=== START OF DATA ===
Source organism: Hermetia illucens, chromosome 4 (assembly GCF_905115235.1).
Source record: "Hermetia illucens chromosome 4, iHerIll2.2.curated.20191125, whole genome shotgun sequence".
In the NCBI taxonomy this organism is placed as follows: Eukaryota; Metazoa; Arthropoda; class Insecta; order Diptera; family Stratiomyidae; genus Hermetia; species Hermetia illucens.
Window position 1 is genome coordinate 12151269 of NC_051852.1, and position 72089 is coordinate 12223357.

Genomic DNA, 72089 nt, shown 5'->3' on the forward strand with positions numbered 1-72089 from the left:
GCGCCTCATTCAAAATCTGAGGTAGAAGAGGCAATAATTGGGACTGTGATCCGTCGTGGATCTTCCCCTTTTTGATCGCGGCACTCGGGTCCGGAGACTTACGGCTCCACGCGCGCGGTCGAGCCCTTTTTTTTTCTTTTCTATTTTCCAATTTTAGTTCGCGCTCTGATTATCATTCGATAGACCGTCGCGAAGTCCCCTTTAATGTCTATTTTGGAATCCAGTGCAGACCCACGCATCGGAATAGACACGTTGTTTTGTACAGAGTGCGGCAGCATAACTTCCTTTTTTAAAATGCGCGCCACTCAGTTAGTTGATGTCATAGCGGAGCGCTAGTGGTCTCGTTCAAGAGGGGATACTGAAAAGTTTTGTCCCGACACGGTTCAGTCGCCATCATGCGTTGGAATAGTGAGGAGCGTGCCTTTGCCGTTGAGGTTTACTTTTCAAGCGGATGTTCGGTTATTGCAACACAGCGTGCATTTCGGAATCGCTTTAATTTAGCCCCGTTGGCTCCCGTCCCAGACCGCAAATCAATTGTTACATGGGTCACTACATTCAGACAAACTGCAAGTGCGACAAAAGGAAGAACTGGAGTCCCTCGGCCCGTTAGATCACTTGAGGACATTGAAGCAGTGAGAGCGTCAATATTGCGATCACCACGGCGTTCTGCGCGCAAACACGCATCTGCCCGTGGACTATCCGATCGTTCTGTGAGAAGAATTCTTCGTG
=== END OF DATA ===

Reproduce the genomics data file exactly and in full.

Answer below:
Source organism: Hermetia illucens, chromosome 4 (assembly GCF_905115235.1).
Source record: "Hermetia illucens chromosome 4, iHerIll2.2.curated.20191125, whole genome shotgun sequence".
In the NCBI taxonomy this organism is placed as follows: Eukaryota; Metazoa; Arthropoda; class Insecta; order Diptera; family Stratiomyidae; genus Hermetia; species Hermetia illucens.
Window position 1 is genome coordinate 12151269 of NC_051852.1, and position 72089 is coordinate 12223357.

Genomic DNA, 72089 nt, shown 5'->3' on the forward strand with positions numbered 1-72089 from the left:
GCGCCTCATTCAAAATCTGAGGTAGAAGAGGCAATAATTGGGACTGTGATCCGTCGTGGATCTTCCCCTTTTTGATCGCGGCACTCGGGTCCGGAGACTTACGGCTCCACGCGCGCGGTCGAGCCCTTTTTTTTTCTTTTCTATTTTCCAATTTTAGTTCGCGCTCTGATTATCATTCGATAGACCGTCGCGAAGTCCCCTTTAATGTCTATTTTGGAATCCAGTGCAGACCCACGCATCGGAATAGACACGTTGTTTTGTACAGAGTGCGGCAGCATAACTTCCTTTTTTAAAATGCGCGCCACTCAGTTAGTTGATGTCATAGCGGAGCGCTAGTGGTCTCGTTCAAGAGGGGATACTGAAAAGTTTTGTCCCGACACGGTTCAGTCGCCATCATGCGTTGGAATAGTGAGGAGCGTGCCTTTGCCGTTGAGGTTTACTTTTCAAGCGGATGTTCGGTTATTGCAACACAGCGTGCATTTCGGAATCGCTTTAATTTAGCCCCGTTGGCTCCCGTCCCAGACCGCAAATCAATTGTTACATGGGTCACTACATTCAGACAAACTGCAAGTGCGACAAAAGGAAGAACTGGAGTCCCTCGGCCCGTTAGATCACTTGAGGACATTGAAGCAGTGAGAGCGTCAATATTGCGATCACCACGGCGTTCTGCGCGCAAACACGCATCTGCCCGTGGACTATCCGATCGTTCTGTGAGAAGAATTCTTCGTG